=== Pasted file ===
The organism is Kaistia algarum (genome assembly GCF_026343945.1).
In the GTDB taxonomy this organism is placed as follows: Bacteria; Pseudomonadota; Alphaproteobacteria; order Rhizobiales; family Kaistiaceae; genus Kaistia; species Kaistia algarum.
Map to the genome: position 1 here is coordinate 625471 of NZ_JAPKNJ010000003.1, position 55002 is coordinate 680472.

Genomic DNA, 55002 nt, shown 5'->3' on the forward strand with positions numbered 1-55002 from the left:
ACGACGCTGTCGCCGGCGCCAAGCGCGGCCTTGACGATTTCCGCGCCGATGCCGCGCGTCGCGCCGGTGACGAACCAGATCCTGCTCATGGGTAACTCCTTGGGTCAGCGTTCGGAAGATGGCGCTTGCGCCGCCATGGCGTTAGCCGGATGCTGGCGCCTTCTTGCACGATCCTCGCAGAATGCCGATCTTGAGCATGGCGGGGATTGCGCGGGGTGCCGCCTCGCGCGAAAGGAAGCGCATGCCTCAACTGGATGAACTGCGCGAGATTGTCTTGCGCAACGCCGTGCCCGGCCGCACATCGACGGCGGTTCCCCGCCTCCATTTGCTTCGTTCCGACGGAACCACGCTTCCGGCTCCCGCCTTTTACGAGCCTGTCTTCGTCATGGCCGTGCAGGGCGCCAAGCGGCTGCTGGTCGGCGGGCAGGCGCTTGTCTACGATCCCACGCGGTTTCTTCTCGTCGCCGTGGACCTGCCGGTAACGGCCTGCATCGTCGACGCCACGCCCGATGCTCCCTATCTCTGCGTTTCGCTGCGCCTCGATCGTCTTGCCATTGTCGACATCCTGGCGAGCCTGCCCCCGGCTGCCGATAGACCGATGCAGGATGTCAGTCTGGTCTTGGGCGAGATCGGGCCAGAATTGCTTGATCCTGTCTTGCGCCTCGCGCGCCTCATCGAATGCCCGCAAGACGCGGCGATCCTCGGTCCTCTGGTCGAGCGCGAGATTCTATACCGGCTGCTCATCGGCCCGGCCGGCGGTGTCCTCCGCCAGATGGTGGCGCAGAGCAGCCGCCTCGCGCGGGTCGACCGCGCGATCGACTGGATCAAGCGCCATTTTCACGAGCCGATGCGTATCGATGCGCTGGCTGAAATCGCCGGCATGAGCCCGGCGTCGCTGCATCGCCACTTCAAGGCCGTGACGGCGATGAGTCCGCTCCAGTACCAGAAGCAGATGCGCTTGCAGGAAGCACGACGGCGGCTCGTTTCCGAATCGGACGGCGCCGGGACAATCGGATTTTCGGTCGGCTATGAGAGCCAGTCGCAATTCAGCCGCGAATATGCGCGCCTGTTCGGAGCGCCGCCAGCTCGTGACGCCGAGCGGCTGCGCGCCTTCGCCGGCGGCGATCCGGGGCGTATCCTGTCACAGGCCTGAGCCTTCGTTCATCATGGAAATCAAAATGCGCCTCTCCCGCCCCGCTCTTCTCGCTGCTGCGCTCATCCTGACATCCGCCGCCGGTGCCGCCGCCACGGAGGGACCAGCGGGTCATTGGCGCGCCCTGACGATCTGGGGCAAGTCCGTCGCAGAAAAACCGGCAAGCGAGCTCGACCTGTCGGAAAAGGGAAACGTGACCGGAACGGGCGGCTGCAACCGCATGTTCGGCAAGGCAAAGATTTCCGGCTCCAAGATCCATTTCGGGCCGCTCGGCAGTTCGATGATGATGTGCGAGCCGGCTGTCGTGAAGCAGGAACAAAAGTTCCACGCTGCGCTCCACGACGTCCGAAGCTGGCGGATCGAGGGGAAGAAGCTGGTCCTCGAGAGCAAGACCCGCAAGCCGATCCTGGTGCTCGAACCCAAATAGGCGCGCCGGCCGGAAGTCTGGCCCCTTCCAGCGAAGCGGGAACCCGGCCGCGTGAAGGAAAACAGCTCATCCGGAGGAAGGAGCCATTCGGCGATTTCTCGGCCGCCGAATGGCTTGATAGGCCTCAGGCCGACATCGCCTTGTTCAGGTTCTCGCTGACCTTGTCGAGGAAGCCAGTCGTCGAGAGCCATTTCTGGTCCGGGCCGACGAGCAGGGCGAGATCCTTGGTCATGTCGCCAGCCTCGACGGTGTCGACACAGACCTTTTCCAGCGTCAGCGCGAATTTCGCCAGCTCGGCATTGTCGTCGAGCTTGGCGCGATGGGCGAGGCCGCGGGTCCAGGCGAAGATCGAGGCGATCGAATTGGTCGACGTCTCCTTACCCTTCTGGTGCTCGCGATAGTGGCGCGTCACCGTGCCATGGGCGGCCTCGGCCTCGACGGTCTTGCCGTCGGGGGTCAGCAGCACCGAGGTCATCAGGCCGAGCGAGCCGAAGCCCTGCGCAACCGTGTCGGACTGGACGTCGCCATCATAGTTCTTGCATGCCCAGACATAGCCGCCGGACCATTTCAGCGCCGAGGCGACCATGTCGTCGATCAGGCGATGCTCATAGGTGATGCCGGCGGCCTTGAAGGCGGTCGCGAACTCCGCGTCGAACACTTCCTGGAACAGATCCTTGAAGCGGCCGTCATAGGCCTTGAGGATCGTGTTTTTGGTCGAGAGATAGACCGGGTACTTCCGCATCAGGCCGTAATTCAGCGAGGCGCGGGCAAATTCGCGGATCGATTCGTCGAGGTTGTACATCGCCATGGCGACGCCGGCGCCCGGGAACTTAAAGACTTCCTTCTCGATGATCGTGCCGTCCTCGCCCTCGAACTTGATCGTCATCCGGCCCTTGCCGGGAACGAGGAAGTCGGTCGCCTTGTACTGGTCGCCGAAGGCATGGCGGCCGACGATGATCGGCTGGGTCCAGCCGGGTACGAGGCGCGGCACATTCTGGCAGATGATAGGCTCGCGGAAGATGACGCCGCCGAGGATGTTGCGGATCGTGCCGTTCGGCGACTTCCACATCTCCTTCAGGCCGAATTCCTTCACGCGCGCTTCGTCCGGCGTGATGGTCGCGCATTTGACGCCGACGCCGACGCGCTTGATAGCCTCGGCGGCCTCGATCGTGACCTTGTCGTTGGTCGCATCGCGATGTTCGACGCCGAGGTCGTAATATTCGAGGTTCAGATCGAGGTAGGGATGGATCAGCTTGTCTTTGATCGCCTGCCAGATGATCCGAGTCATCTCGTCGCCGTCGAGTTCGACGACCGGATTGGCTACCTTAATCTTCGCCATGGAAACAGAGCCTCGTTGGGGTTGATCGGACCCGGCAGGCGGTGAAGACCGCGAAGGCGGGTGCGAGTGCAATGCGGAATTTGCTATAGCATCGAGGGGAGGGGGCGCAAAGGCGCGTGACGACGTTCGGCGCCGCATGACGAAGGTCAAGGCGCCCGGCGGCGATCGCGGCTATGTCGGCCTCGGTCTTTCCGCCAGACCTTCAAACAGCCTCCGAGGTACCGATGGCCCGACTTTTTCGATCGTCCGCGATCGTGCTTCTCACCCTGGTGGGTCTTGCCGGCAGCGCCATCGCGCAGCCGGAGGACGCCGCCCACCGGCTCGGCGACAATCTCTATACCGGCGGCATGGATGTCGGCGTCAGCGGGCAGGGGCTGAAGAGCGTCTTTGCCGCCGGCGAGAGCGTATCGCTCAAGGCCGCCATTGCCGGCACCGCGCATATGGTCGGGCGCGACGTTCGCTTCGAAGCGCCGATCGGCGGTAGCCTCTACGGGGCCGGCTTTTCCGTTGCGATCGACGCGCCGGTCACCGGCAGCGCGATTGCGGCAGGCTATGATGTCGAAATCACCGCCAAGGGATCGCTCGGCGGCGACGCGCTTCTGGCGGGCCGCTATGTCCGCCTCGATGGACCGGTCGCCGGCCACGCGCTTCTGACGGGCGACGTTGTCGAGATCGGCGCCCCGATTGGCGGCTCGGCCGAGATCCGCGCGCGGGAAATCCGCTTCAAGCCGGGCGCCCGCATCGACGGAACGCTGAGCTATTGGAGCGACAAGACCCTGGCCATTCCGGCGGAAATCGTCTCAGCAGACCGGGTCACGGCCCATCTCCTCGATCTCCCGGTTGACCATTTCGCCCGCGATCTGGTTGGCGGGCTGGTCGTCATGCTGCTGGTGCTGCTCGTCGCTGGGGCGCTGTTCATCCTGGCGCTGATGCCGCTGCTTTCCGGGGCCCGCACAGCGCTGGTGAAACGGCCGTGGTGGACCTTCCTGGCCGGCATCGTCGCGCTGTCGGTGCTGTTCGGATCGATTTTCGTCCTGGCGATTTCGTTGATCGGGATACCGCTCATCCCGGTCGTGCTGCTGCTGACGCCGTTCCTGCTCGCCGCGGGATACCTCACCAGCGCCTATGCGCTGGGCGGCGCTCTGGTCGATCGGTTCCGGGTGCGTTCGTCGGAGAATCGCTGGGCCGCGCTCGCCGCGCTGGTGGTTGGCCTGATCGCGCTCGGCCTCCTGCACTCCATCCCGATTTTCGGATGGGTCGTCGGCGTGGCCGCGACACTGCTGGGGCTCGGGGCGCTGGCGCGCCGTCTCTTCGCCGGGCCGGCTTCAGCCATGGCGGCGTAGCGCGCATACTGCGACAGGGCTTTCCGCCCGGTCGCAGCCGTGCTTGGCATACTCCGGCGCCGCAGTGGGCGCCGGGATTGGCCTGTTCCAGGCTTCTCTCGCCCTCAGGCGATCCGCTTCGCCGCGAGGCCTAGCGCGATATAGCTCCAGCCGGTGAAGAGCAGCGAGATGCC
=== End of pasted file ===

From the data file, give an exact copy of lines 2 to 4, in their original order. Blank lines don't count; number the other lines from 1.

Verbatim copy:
In the GTDB taxonomy this organism is placed as follows: Bacteria; Pseudomonadota; Alphaproteobacteria; order Rhizobiales; family Kaistiaceae; genus Kaistia; species Kaistia algarum.
Map to the genome: position 1 here is coordinate 625471 of NZ_JAPKNJ010000003.1, position 55002 is coordinate 680472.

Genomic DNA, 55002 nt, shown 5'->3' on the forward strand with positions numbered 1-55002 from the left: